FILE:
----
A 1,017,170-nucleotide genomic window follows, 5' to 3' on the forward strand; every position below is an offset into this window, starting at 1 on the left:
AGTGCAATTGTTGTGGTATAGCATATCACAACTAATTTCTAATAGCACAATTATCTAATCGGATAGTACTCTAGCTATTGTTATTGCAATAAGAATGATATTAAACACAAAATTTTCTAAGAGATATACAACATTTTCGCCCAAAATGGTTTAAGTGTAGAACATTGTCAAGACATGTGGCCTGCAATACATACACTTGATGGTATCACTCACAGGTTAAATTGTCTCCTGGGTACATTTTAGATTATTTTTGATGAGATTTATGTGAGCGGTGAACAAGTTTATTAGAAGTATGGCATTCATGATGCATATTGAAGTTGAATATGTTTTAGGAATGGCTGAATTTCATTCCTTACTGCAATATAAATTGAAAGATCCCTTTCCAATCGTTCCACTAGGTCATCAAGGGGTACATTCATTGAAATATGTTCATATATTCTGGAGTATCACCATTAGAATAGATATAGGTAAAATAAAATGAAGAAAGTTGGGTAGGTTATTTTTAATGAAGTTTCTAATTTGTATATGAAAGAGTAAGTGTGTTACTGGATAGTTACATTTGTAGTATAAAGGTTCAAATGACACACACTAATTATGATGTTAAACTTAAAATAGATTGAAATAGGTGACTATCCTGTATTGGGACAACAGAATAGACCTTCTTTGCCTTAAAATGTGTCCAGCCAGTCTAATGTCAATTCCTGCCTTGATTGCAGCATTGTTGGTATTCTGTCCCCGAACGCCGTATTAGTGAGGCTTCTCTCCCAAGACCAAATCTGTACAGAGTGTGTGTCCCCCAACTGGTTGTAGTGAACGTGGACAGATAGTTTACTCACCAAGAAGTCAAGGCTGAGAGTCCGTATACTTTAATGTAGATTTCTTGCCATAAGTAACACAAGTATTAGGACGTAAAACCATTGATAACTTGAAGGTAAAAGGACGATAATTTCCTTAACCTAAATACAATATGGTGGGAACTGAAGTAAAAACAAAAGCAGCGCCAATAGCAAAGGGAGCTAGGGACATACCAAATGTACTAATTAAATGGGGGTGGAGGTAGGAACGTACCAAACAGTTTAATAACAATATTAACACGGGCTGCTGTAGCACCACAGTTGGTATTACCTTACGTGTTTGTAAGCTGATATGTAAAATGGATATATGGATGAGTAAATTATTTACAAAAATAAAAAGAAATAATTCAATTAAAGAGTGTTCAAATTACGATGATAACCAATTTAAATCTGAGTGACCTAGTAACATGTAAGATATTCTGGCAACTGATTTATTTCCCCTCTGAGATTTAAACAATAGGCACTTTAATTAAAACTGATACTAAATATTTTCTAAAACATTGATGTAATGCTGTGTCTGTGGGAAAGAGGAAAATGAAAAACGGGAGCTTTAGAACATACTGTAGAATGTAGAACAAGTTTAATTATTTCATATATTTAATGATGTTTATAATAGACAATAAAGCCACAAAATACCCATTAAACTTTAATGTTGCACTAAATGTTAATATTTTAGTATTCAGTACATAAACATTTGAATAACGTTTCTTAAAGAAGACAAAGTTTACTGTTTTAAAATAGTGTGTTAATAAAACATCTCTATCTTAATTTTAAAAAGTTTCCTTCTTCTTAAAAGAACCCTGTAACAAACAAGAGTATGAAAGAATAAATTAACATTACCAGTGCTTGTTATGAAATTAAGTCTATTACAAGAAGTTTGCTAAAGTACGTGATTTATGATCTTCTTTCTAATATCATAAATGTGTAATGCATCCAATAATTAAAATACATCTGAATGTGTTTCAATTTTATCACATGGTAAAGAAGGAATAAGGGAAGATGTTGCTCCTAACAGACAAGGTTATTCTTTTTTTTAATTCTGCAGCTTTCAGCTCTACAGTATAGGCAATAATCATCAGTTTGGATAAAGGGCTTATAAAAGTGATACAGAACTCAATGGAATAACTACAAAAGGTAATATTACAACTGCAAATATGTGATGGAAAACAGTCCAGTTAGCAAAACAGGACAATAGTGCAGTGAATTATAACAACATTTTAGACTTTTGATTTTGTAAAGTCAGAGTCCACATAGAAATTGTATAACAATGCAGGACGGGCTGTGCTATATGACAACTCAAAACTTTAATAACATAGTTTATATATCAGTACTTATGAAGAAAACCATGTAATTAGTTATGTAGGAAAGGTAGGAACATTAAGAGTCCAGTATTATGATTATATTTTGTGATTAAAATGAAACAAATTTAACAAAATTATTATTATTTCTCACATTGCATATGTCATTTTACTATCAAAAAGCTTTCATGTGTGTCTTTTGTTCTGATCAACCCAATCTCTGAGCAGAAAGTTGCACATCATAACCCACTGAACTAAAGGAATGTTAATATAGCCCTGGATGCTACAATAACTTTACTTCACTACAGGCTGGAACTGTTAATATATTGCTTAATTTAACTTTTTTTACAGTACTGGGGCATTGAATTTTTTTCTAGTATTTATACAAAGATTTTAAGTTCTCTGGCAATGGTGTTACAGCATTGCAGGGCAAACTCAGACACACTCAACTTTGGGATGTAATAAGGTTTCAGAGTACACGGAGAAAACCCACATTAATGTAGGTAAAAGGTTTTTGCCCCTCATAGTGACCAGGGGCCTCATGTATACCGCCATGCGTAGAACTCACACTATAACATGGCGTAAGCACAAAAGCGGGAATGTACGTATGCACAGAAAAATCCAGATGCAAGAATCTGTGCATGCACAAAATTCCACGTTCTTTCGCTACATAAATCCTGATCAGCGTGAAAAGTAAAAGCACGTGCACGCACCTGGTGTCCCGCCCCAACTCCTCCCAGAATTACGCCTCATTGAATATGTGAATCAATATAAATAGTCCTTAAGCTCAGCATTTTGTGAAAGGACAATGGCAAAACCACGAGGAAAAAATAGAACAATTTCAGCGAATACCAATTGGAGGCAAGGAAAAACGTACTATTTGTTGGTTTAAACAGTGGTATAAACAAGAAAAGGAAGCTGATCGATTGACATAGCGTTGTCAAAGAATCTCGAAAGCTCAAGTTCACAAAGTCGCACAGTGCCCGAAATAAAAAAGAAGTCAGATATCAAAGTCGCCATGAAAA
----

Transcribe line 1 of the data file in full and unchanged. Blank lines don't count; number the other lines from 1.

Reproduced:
A 1,017,170-nucleotide genomic window follows, 5' to 3' on the forward strand; every position below is an offset into this window, starting at 1 on the left: